6. Override the GetControlValueCore method and return the value specified by the WebPropertyEditor.Editor control used in Edit mode. Note that the returned data type should be the same as the edit property data type.
  7. Override the ReadEditModeValueCore method and pass the PropertyEditor.PropertyValue object to the property that specifies the displayed content of the WebPropertyEditor.Editor control created to operate in Edit Mode (the ListControl.SelectedValue property in this example).
  8. Override the ReadViewModeValueCore method and pass the PropertyEditor.PropertyValue object to the property that specifies the displayed content of the WebPropertyEditor.InplaceViewModeEditor control created to operate in View Mode (the Label.Text property in this example).

The following code demonstrates the CustomIntegerEditor class implementation based on the steps listed above.

Also, you can override the SetupControl method to instantiate and set up a control for which the customization code is provided. This method is called when the control is initialized, so it is recommended to place the control's customization code here.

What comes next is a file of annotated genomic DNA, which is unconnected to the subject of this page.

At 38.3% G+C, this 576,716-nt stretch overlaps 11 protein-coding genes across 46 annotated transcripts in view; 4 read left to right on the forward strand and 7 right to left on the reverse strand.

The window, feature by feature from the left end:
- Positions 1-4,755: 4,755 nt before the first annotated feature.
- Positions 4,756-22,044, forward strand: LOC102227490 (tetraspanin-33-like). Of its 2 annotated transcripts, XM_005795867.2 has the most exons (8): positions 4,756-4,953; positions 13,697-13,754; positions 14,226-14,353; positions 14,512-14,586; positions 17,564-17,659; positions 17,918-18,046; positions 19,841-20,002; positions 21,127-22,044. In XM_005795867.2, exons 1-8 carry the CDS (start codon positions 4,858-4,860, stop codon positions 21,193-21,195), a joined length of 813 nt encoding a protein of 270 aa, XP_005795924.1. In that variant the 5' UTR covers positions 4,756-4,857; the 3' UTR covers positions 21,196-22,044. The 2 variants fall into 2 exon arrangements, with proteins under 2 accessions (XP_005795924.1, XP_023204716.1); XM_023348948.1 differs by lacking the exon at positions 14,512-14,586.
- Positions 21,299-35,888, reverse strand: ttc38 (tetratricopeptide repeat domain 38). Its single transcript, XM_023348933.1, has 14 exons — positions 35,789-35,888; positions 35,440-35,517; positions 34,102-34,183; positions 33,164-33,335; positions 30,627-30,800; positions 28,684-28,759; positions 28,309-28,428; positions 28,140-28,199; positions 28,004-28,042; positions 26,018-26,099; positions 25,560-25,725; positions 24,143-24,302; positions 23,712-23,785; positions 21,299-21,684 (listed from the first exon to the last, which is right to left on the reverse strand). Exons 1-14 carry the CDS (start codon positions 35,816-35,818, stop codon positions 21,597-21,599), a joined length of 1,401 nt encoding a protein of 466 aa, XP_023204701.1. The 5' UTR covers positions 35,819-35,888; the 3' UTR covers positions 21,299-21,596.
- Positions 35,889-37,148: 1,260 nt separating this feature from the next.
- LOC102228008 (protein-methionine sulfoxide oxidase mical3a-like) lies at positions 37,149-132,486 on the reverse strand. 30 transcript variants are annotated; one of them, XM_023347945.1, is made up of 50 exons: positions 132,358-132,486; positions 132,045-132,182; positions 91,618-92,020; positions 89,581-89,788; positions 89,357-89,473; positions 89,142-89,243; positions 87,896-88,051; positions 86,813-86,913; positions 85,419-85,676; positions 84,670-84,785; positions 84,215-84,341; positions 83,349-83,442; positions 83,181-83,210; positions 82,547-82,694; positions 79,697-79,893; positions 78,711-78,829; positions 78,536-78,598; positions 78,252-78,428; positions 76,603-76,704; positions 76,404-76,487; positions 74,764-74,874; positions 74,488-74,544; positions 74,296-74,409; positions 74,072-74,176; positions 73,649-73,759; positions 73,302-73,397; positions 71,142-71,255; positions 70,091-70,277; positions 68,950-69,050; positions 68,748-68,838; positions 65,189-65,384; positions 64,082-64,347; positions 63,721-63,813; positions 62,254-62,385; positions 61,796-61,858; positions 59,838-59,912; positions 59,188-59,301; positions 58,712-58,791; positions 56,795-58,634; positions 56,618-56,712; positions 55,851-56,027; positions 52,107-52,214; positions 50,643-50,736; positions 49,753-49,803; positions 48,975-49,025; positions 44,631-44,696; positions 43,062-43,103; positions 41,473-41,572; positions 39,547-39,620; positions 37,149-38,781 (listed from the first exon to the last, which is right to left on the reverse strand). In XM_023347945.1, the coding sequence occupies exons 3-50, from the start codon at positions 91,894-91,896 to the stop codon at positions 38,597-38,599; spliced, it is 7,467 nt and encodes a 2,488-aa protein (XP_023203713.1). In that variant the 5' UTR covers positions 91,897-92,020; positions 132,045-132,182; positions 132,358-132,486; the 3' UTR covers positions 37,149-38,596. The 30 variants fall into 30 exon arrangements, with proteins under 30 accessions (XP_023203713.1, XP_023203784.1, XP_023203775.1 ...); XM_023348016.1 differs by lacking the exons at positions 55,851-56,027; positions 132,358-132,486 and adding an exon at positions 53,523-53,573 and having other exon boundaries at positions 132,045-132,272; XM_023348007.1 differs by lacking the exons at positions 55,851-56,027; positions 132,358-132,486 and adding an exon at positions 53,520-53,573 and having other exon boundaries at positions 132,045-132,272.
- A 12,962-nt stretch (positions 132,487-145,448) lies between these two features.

To edit a particular property value using the CustomIntegerEditor Property Editor, customize the Application Model. Invoke the Model Editor for the ASP.NET module project and navigate to the required BOModel | Class | OwnMembers | Member node. Set the node's IModelCommonMemberViewItem.PropertyEditorType property to CustomIntegerEditor. After this, the property specified by the Member node will be displayed by the CustomIntegerEditor in all Views. To use the CustomIntegerEditor Property Editor in a specific Detail View only, use the PropertyEditorType property of the Views | <DetailView> | Items | <PropertyEditor> node instead.

Note

You may need to implement the IAppearanceFormat interface and manually apply the IAppearanceFormat.BackColor, IAppearanceFormat.FontColor and IAppearanceFormat.FontStyle settings of the Conditional Appearance Module to the created control.

Expanded See Also

How would you rate this topic?​​​​​​​